Buchanan's book is so grim and dreary that one wishes it came with a prescription for an SSRI. While her descriptions of life among the very poor working class in nineteenth century Paris are true-to-life and suitably grim, the slight story which she weaves about a trio of sisters with aspirations to dance at the Paris Opera Ballet is, in the end, less than satisfying. However, it is the sub-plot about the criminal "friends" who rub shoulders with the two older sisters that really strains credulity - they constitute more coincidental and obviously manipulated scenes than one finds in a Woody Allen movie. For those of us with only minimal knowledge of classical ballet, her narrative is sadly lacking in elucidating the various positions, steps, turns, etc. which the dancers spend hours each day studying and practicing. Sure, one can Google this stuff, but an artful and thoughtful writer would have taken the trouble to write this information into the text. What was most annoying was the sappy ending which Buchanan tacks on in the last chapter - if ever an ending were contrived and tortured to appeal to the "women's book club" clique, this is it!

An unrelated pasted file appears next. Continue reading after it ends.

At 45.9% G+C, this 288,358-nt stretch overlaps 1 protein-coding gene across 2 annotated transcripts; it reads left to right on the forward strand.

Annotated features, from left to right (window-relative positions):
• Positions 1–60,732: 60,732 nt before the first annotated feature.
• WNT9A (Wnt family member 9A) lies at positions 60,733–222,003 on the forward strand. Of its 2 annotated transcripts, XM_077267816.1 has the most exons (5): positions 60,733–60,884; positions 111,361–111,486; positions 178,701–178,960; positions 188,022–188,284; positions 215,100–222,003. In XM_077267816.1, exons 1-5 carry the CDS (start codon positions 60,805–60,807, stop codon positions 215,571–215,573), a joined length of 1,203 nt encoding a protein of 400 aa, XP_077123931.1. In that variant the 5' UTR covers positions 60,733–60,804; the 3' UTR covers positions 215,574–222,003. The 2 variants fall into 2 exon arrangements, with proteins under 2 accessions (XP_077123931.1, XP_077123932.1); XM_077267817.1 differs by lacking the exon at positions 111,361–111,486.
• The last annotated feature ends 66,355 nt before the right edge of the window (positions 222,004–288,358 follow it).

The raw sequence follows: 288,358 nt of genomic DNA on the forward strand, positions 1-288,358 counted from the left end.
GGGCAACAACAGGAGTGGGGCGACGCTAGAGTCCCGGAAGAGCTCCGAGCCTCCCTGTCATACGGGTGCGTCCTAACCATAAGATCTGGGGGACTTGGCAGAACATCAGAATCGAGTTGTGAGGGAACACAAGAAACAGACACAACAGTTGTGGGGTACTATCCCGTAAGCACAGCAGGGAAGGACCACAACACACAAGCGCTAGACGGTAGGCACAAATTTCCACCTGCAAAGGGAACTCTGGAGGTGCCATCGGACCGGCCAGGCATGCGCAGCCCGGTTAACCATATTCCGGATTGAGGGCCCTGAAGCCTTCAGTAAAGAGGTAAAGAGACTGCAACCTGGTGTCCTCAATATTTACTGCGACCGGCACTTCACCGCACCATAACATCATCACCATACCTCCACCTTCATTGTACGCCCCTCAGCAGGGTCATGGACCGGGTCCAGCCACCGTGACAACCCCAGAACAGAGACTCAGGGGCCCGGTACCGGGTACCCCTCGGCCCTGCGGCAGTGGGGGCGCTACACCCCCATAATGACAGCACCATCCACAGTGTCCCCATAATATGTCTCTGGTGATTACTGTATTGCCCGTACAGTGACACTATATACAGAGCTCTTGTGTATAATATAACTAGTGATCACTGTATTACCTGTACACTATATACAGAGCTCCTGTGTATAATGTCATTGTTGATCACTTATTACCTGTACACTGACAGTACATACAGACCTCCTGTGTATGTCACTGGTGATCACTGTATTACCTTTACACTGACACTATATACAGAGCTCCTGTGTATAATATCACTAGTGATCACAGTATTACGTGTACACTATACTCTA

The chapters which deal with the great Edgar Degas and his fascination with the "petits rats" (the young apprentice dancers) and the ensuing masterpieces which he created are worth reading - the rest of the narrative is depressing melodrama of the most banal sort.
This book has a sameness to its style, a stultifying read that produces a sort of numbness in the reader, that leaves one wondering if Buchanan simply narrated the pages which were subsequently parsed by a "focus group" before submitting it to a publisher (one hopes against hope that editors are still being employed in the publishing world, but I doubt it). It just feels "manufactured," not written with a sense of purpose or an inkling of how narrative arcs are supposed to work. Recommended if you are a dance enthusiast who doesn't mind wading through pages and pages of repetitive stories about the family's miserable existence, or simply can't read enough about the Impressionists.